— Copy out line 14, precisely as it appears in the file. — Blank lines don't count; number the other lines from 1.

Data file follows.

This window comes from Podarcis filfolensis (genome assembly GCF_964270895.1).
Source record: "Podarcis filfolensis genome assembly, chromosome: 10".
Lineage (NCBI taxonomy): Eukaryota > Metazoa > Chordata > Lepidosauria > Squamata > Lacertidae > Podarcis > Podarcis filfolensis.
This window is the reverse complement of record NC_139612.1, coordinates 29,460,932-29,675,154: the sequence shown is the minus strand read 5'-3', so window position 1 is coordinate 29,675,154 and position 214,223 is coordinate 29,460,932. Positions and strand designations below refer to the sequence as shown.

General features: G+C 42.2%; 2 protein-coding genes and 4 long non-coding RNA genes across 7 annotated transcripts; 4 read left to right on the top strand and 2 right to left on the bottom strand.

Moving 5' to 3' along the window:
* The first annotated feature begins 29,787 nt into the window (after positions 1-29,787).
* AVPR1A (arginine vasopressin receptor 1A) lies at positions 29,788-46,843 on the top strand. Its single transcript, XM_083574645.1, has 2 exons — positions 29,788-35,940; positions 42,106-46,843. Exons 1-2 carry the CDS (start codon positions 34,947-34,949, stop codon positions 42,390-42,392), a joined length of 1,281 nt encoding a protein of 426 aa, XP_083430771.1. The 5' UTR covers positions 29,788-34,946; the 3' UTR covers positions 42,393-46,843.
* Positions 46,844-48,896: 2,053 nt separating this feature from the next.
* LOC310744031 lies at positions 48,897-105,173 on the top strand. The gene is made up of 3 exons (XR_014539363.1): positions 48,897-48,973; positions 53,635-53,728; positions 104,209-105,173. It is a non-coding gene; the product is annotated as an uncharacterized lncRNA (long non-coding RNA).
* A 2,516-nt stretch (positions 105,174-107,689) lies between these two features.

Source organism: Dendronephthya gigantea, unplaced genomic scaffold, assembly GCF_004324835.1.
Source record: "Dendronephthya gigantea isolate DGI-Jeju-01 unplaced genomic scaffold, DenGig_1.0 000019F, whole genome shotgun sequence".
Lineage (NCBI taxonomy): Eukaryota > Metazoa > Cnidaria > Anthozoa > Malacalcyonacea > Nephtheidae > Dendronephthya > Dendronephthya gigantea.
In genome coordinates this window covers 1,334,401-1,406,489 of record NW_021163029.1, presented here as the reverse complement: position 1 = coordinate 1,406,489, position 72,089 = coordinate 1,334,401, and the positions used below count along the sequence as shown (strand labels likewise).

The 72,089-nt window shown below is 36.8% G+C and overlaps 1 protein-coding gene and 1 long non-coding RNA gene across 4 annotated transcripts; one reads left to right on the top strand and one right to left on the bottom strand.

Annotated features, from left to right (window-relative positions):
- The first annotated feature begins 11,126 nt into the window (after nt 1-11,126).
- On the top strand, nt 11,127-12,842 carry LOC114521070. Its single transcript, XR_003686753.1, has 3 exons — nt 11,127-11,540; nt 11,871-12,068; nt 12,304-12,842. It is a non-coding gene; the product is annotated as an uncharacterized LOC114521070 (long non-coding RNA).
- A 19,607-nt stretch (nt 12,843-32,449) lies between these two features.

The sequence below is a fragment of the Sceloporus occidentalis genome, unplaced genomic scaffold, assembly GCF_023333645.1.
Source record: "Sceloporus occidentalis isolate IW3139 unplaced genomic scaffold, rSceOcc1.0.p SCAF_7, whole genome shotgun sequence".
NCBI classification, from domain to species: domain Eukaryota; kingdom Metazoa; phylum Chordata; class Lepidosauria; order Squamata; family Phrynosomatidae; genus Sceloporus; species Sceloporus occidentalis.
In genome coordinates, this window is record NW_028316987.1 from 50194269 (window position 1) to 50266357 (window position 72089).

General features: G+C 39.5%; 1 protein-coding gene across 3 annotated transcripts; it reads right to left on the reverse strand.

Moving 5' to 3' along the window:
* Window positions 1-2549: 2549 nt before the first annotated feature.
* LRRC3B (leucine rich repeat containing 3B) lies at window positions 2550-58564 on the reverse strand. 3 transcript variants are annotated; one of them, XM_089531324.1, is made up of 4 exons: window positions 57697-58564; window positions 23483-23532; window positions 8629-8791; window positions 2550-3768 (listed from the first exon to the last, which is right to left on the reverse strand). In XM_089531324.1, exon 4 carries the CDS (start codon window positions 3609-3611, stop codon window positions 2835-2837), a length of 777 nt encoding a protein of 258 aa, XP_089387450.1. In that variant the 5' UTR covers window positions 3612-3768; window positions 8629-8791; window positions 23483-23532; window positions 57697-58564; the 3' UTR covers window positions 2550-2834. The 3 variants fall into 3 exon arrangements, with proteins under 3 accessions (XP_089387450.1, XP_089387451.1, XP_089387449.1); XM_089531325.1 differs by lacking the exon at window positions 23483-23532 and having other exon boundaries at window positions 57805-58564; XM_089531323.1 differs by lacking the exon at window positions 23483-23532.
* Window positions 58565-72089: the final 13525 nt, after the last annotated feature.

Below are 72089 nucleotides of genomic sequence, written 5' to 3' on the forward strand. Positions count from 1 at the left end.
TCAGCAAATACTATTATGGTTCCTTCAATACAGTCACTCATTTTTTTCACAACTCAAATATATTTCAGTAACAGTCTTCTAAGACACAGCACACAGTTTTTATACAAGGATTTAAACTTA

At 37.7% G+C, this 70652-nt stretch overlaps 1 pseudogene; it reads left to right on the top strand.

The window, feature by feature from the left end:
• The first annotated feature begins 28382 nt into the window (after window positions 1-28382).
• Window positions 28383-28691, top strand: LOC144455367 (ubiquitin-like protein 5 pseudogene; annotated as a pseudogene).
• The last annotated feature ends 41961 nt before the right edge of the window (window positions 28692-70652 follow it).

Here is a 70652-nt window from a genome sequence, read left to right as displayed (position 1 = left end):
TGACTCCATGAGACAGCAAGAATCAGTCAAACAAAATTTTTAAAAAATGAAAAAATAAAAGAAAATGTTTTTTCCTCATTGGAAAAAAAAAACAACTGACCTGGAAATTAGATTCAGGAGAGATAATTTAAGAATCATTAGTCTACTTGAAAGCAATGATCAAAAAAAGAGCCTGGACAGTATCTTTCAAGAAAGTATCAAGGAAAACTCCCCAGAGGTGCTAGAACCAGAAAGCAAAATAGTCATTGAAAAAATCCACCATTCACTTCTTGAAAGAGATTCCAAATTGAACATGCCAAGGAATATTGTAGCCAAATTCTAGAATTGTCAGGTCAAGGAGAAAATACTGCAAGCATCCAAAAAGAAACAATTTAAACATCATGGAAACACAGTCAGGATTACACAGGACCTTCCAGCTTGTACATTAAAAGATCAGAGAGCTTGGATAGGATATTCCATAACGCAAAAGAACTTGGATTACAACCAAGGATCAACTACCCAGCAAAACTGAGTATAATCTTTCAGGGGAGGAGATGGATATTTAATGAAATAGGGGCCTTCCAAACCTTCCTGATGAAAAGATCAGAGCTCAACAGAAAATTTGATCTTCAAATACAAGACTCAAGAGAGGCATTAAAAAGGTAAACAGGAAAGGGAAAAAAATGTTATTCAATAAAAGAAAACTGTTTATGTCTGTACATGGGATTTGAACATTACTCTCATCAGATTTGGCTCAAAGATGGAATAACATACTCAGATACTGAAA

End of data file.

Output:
Lineage (NCBI taxonomy): Eukaryota > Metazoa > Cnidaria > Anthozoa > Malacalcyonacea > Nephtheidae > Dendronephthya > Dendronephthya gigantea.